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The Top 10 Best Back Exercises

OK, so top-10 lists are contrived. We flat-out agree that they’re nothing more than a cheap ploy by the media to get your attention. Even the most famous top-10 list, the one that debuted on David Letterman’s NBC show in 1985, was devised as a way to poke fun at the insipid lists in People and other celebrity tabloids … at least until it took on a life of its own that has now spanned nearly three mocktabulous decades.

But even though our inner cynic understands all that, we can’t help but be drawn in by the curiosity. What’s No. 1? What got aced out and fell to No. 2? What was unfairly left off the list altogether? We like to stir it up just as much as anyone else, so we’ve undertaken a challenge: objectively and subjectively rank the very best exercises for each bodypart, starting with the back.

The criteria were simple. Each of the exercises that made the cut has been proved through scientific research and years of practical testing in the training trenches to target the various muscles of the back. Millions of weightlifters and bodybuilders the world over have turned to these movements time and again to build a stronger, more muscular well-defined rear view.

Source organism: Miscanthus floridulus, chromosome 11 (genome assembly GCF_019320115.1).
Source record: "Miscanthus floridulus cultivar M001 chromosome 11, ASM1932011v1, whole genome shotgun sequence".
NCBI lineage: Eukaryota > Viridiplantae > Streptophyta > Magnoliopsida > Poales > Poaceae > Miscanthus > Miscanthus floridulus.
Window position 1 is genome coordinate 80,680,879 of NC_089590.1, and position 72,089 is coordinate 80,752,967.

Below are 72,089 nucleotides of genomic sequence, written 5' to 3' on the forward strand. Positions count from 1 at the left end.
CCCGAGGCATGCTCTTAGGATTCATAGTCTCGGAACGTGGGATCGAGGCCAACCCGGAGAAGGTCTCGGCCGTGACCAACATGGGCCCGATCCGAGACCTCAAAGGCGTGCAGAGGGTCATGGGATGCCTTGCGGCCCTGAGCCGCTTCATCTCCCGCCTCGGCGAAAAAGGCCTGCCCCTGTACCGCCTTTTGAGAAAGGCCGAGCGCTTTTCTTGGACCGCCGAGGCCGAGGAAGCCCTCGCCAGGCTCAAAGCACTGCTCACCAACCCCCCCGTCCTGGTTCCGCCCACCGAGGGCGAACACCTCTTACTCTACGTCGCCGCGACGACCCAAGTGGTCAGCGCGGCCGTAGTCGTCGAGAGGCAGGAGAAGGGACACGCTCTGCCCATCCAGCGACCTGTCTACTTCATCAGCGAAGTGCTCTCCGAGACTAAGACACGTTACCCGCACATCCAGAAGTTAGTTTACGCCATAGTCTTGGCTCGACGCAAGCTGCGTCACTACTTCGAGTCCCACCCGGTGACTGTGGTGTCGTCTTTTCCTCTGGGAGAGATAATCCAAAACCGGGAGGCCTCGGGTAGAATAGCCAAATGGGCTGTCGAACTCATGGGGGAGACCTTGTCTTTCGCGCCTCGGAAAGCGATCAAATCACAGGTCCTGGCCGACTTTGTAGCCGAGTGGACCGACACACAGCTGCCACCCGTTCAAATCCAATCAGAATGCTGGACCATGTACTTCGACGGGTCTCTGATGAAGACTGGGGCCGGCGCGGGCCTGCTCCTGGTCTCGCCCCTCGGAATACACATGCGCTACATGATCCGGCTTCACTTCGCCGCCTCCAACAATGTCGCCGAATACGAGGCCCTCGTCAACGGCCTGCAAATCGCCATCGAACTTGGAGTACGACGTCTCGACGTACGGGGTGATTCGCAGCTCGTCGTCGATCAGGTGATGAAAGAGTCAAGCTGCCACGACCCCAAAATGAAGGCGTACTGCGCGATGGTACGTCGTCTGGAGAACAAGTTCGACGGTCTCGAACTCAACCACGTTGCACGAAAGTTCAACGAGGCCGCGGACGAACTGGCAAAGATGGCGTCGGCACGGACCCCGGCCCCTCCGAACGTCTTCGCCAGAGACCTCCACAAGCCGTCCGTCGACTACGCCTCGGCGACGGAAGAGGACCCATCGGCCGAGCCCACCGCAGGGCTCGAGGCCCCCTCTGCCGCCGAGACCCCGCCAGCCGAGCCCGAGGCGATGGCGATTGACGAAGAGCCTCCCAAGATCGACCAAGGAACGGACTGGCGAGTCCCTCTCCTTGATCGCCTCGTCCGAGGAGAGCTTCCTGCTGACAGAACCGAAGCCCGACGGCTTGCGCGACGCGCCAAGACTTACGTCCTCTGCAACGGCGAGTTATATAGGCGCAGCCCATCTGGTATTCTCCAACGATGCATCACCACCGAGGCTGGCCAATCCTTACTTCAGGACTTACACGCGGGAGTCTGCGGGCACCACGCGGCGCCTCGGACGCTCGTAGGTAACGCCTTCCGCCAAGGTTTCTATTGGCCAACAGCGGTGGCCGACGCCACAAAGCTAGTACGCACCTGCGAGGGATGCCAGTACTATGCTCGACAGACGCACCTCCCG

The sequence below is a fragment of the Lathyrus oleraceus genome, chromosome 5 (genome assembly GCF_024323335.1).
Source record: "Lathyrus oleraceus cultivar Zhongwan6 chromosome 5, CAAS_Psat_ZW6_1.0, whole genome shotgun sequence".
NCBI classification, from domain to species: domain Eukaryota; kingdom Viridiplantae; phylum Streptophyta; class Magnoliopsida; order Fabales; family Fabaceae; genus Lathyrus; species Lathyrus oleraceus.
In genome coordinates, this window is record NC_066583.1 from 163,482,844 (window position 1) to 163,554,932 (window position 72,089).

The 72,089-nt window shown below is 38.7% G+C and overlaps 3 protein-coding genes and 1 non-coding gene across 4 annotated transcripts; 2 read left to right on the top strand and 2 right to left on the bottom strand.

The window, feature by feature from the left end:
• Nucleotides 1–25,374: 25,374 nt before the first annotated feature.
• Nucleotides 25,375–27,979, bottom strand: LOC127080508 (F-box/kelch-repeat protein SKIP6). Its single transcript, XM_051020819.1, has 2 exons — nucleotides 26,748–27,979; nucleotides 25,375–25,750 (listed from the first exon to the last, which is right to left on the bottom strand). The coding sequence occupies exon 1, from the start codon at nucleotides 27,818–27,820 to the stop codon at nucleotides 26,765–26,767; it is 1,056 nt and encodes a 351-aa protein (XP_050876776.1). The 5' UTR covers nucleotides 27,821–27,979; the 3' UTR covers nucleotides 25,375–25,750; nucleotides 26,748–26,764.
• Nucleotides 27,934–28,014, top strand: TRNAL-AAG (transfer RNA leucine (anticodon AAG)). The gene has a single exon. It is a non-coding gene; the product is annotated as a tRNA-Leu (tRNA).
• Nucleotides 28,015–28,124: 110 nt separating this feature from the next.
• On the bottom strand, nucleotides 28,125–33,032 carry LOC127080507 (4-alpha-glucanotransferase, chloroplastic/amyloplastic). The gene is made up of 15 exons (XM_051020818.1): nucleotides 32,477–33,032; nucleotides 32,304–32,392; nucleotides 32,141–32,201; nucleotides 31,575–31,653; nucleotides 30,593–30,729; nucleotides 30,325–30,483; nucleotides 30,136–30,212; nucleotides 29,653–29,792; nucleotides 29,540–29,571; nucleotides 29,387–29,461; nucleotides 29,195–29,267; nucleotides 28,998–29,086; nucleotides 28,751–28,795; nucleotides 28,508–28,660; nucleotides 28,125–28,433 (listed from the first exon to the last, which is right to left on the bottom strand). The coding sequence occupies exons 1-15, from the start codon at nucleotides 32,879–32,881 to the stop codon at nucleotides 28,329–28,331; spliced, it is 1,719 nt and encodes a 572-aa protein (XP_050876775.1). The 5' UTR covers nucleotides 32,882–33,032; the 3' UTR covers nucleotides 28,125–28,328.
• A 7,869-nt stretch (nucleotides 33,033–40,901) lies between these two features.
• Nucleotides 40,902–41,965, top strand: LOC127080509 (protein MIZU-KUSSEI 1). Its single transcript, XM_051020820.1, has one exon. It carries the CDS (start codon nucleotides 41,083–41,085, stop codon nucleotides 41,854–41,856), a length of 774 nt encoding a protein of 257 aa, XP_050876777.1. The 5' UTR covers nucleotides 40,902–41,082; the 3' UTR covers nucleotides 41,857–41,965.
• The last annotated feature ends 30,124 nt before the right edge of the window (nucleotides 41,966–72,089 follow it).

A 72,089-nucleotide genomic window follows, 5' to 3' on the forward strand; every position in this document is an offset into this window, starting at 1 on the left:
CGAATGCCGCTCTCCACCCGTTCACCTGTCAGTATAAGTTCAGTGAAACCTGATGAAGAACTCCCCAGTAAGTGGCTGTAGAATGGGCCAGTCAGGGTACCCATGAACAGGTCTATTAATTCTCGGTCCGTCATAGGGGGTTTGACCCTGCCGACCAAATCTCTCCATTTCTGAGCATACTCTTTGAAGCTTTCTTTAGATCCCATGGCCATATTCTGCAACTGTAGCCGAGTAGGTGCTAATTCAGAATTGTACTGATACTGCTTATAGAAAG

Now it’s your turn. After outlining each exercise’s strengths and weaknesses — and telling you how to do them — we offer three back workouts, each with a different goal, that incorporates exercises from this list.

10.Hammer Strength Iso-Lateral Row

The series of Hammer Strength branded equipment — which provide resistance through free-weight plates — are popular among serious lifters, and for good reason: They work. There are a handful of Hammer Strength back machines to choose from, but the iso-lateral row edges out the rest, targeting the largest portion of the back in an efficient and effective manner.

Main Area Targeted: midback (rhomboids, lats, teres major and minor, infraspinatus, middle and lower trapezius)

Strengths: The ability to row with two hands or one at a time is welcome versatility when constructing a complete, boredom-busting workout.

Weaknesses: Machines reduce the need for ancillary muscles to balance a load, so a Hammer Strength row simply won’t be as taxing as a barbell or dumbbell version. Machines, because they operate in a fixed range of motion, also may not be comfortable or ideal for every person, depending on your height and the dimensions of your arms and torso.

How-To: After loading the plates on each side, adjust the seat to a height at which your elbows will come straight back as you pull. Sit with your chest firmly against the front pad and reach forward to grasp both handles with a neutral or overhand grip. Expand your chest and sit upright, lifting the weight from the supports. From here, bend your elbows to pull the handles straight back, squeezing your lats and back at full flexion before slowly re-extending your arms. Don’t let the weight touch down between reps.